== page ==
German, 1881 - 1932
Portrait in Profile
Courtesy Peter Nahum at The Leicester Galleries
"The portrait profile was an impersonal and deliberately diplomatic format, which was popular all over Europe throughout the Middle Ages. It was typically reserved for images of royalty and important heads of state. Theodor Baierl looks back to this medieval portrait type to create a particularly striking image of a young woman; a powerful portrait behind which lies a feeling of tenderness and intimacy. The glowing, gem-like colours and intimate scale call to mind a highly personal portrait miniature.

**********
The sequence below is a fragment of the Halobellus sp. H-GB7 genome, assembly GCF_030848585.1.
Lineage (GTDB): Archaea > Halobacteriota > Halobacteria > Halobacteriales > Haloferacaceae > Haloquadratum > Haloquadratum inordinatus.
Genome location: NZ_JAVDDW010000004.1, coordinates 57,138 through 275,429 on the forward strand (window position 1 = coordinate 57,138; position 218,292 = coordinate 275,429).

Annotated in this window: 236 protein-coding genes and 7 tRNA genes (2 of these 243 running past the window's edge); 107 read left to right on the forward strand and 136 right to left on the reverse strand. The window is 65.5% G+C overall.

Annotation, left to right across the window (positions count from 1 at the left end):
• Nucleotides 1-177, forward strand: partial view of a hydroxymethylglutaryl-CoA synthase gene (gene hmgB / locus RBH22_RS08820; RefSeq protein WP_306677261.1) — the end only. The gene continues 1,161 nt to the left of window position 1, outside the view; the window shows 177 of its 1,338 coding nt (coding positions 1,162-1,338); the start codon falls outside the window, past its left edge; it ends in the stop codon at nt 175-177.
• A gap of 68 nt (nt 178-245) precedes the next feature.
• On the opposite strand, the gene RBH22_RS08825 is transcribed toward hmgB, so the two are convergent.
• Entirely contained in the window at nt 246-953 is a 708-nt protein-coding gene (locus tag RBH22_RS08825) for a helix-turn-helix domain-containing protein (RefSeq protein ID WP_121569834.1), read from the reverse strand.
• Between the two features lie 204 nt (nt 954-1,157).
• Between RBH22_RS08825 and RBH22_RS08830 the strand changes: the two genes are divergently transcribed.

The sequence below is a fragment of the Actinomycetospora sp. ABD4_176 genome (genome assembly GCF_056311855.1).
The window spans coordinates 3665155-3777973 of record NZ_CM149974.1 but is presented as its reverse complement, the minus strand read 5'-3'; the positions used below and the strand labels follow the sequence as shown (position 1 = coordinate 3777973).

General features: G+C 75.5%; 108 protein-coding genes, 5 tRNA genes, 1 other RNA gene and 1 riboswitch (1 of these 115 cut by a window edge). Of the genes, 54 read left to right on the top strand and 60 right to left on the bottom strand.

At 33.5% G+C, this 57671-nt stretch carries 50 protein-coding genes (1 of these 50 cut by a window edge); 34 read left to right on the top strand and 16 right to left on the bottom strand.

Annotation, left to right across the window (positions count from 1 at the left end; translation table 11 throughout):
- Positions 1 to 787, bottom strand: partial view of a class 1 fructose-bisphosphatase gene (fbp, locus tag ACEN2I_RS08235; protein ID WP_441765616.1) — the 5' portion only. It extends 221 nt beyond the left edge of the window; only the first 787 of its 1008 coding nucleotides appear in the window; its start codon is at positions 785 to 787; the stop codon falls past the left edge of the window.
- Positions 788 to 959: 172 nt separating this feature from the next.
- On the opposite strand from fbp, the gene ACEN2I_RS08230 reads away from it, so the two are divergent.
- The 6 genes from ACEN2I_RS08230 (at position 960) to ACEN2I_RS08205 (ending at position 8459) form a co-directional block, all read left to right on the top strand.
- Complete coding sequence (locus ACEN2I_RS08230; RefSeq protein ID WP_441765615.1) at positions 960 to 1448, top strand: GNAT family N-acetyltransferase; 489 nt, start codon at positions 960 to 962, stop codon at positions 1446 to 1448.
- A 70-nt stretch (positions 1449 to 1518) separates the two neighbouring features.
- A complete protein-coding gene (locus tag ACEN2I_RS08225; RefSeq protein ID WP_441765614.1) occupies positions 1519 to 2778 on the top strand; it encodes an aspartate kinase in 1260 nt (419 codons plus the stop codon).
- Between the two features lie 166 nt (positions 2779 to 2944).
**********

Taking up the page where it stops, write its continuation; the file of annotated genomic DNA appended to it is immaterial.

Theodor Baierl studied at the Munich Academy under Franz von Stuck and Martin Feuerstein. Baierl was an artist born out of his time. He passionately believed in the art, love sonnets and archaic harmonies of the Medieval era which in turn became the essence of his paintings. Though his pure colours and attention to detail mirror the art of the Quattrocento, Baierl was no copyist of the old masters. His compositions are very much a product of his own mind. It is for this reason that underlying these faux old masters can be found the symbolism of the Munich secession. Though not commenting directly on modern society, the art is a product of his time and his idealization of the past suggests dissatisfaction with modern Germany and the monumental upheaval of the First World War."
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